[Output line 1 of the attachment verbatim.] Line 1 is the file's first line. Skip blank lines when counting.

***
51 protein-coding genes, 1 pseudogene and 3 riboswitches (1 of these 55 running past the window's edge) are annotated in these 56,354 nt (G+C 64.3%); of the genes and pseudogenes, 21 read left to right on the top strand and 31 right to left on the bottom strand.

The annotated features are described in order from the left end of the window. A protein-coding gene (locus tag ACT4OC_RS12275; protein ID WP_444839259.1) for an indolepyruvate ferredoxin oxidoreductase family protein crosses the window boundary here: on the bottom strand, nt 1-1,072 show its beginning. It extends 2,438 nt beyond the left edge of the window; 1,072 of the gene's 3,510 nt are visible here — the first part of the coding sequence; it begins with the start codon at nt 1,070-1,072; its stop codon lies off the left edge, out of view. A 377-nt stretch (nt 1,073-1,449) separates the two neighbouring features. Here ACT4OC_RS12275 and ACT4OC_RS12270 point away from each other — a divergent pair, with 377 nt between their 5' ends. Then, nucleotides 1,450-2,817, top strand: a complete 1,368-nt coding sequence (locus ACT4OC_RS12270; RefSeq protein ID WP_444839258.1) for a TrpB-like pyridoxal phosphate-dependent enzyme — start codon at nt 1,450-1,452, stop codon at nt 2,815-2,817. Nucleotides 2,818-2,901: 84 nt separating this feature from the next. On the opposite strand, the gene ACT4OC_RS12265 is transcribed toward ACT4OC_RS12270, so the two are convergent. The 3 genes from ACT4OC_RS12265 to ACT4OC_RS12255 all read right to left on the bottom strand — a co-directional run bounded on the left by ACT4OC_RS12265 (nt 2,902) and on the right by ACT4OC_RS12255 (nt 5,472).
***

51 protein-coding genes, 1 pseudogene and 3 riboswitches (1 of these 55 running past the window's edge) are annotated in these 56,354 nt (G+C 64.3%); of the genes and pseudogenes, 21 read left to right on the top strand and 31 right to left on the bottom strand.